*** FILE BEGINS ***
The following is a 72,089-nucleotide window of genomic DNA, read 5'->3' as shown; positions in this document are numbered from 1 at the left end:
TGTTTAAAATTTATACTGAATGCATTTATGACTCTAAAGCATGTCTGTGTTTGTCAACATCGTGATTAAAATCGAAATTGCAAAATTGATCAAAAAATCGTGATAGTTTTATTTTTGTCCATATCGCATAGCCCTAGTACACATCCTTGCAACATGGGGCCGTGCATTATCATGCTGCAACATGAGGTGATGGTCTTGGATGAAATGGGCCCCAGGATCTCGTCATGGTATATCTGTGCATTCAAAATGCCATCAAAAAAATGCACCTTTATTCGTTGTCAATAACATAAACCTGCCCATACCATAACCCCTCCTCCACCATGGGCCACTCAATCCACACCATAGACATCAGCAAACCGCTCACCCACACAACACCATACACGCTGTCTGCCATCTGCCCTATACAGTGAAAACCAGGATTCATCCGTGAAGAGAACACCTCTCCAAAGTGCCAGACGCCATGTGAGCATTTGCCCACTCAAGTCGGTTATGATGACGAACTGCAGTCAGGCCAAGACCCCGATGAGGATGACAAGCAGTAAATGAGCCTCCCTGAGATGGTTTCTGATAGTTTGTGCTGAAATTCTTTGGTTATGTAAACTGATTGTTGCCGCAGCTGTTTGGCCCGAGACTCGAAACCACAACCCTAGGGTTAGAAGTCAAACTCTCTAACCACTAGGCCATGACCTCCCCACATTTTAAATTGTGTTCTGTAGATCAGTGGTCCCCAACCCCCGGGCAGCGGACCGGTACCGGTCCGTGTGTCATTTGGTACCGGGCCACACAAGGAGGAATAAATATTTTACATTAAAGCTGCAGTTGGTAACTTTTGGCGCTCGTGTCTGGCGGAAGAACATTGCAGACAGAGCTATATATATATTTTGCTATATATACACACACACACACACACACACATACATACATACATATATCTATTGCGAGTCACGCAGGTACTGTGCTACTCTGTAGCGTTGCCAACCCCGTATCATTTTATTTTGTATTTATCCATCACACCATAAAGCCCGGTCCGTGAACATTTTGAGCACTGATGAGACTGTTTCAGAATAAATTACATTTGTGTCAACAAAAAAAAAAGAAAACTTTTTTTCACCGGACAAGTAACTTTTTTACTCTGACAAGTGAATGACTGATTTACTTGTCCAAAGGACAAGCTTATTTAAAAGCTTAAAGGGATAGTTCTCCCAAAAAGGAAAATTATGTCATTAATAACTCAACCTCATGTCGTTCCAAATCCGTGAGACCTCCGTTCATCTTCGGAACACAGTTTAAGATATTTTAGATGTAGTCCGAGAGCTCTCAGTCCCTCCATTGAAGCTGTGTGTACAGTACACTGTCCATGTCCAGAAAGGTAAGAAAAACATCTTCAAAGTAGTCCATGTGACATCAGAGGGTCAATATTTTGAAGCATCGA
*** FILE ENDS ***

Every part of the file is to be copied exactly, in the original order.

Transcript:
The following is a 72,089-nucleotide window of genomic DNA, read 5'->3' as shown; positions in this document are numbered from 1 at the left end:
TGTTTAAAATTTATACTGAATGCATTTATGACTCTAAAGCATGTCTGTGTTTGTCAACATCGTGATTAAAATCGAAATTGCAAAATTGATCAAAAAATCGTGATAGTTTTATTTTTGTCCATATCGCATAGCCCTAGTACACATCCTTGCAACATGGGGCCGTGCATTATCATGCTGCAACATGAGGTGATGGTCTTGGATGAAATGGGCCCCAGGATCTCGTCATGGTATATCTGTGCATTCAAAATGCCATCAAAAAAATGCACCTTTATTCGTTGTCAATAACATAAACCTGCCCATACCATAACCCCTCCTCCACCATGGGCCACTCAATCCACACCATAGACATCAGCAAACCGCTCACCCACACAACACCATACACGCTGTCTGCCATCTGCCCTATACAGTGAAAACCAGGATTCATCCGTGAAGAGAACACCTCTCCAAAGTGCCAGACGCCATGTGAGCATTTGCCCACTCAAGTCGGTTATGATGACGAACTGCAGTCAGGCCAAGACCCCGATGAGGATGACAAGCAGTAAATGAGCCTCCCTGAGATGGTTTCTGATAGTTTGTGCTGAAATTCTTTGGTTATGTAAACTGATTGTTGCCGCAGCTGTTTGGCCCGAGACTCGAAACCACAACCCTAGGGTTAGAAGTCAAACTCTCTAACCACTAGGCCATGACCTCCCCACATTTTAAATTGTGTTCTGTAGATCAGTGGTCCCCAACCCCCGGGCAGCGGACCGGTACCGGTCCGTGTGTCATTTGGTACCGGGCCACACAAGGAGGAATAAATATTTTACATTAAAGCTGCAGTTGGTAACTTTTGGCGCTCGTGTCTGGCGGAAGAACATTGCAGACAGAGCTATATATATATTTTGCTATATATACACACACACACACACACACACATACATACATACATATATCTATTGCGAGTCACGCAGGTACTGTGCTACTCTGTAGCGTTGCCAACCCCGTATCATTTTATTTTGTATTTATCCATCACACCATAAAGCCCGGTCCGTGAACATTTTGAGCACTGATGAGACTGTTTCAGAATAAATTACATTTGTGTCAACAAAAAAAAAAGAAAACTTTTTTTCACCGGACAAGTAACTTTTTTACTCTGACAAGTGAATGACTGATTTACTTGTCCAAAGGACAAGCTTATTTAAAAGCTTAAAGGGATAGTTCTCCCAAAAAGGAAAATTATGTCATTAATAACTCAACCTCATGTCGTTCCAAATCCGTGAGACCTCCGTTCATCTTCGGAACACAGTTTAAGATATTTTAGATGTAGTCCGAGAGCTCTCAGTCCCTCCATTGAAGCTGTGTGTACAGTACACTGTCCATGTCCAGAAAGGTAAGAAAAACATCTTCAAAGTAGTCCATGTGACATCAGAGGGTCAATATTTTGAAGCATCGA